Last night I stayed up late to analyse an old movie: Klute (1971) starring Jane Fonda and Donald Sutherland. Lately I haven't had much time for analysing more movies and have mostly been editing the 600 pages my book already has. However, I'm really glad I made the time yesterday because this was an atypical film. The subject matter, broadly speaking, is not since it is about a prostitute, and Hollywood has made dozens of movies about women who prostitute themselves. What differentiates this movie lies in the storytelling. It contains thought provoking dialogue, and women actually have a voice. It passes the Bechdel test, and Fonda has more than one relatively lengthy conversation with her psychiatrist (a grey-haired woman, which is another rarity). Fonda, who plays Bree Daniels, has longer lines than women have in movies nowadays. She is insightful and the real star of the movie so it is a mystery why it is called Klute--after John Klute, played by Sutherland--instead of Daniels or Bree. Not surprisingly, Fonda won the Oscar for best actress that year. One of the things I especially liked was the realistic light shined on prostitution in Klute. It was not glamorized. Instead it was portrayed as lonely, harmful and very dangerous.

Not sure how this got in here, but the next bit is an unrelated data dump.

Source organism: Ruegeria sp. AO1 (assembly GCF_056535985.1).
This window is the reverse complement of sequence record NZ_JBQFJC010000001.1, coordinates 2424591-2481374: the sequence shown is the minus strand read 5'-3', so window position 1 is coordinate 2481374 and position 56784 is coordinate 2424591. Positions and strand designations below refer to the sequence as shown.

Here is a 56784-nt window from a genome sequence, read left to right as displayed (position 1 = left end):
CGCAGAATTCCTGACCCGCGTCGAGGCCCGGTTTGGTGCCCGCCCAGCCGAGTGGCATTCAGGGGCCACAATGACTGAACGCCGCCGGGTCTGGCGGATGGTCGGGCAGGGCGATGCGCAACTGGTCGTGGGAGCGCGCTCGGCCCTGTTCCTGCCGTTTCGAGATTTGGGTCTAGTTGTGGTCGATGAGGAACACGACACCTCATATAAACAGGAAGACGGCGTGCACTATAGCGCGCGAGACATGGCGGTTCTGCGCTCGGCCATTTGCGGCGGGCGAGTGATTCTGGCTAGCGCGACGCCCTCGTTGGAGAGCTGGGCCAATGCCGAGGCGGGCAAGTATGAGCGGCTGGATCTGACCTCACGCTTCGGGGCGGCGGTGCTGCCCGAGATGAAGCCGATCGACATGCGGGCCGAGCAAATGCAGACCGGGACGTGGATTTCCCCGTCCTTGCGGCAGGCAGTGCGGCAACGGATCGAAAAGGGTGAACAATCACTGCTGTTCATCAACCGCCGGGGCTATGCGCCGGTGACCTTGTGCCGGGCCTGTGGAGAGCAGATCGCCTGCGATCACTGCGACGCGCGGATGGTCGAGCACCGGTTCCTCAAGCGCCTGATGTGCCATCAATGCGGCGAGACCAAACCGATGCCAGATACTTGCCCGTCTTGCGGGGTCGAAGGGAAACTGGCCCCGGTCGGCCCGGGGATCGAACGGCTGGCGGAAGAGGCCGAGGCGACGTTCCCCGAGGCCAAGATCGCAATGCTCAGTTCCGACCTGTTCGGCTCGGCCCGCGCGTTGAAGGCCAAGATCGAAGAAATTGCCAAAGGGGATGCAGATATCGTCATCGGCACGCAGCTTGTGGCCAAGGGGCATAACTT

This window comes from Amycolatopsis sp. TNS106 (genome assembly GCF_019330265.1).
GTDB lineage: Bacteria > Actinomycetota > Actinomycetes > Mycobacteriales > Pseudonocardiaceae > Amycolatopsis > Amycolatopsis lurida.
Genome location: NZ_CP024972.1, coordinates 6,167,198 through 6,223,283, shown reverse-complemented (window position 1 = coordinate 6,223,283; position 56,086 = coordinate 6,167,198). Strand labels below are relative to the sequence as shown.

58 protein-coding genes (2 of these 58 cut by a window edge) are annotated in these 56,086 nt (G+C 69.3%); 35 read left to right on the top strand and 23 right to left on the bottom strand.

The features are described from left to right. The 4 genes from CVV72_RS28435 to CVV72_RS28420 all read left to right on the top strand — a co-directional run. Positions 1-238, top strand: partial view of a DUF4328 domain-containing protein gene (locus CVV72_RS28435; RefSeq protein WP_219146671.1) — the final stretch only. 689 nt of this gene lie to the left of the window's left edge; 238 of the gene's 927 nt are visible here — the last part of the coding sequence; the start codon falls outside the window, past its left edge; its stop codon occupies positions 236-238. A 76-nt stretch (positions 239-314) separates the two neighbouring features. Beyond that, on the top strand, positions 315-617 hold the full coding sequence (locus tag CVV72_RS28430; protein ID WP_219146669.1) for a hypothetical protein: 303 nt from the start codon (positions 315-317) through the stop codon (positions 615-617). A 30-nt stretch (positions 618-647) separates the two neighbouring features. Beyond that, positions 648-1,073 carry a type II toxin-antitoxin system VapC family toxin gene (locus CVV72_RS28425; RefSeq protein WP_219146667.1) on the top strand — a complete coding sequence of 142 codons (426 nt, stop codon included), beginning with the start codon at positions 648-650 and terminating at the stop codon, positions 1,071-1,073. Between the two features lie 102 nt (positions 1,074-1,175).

© 2017 Alline Cormier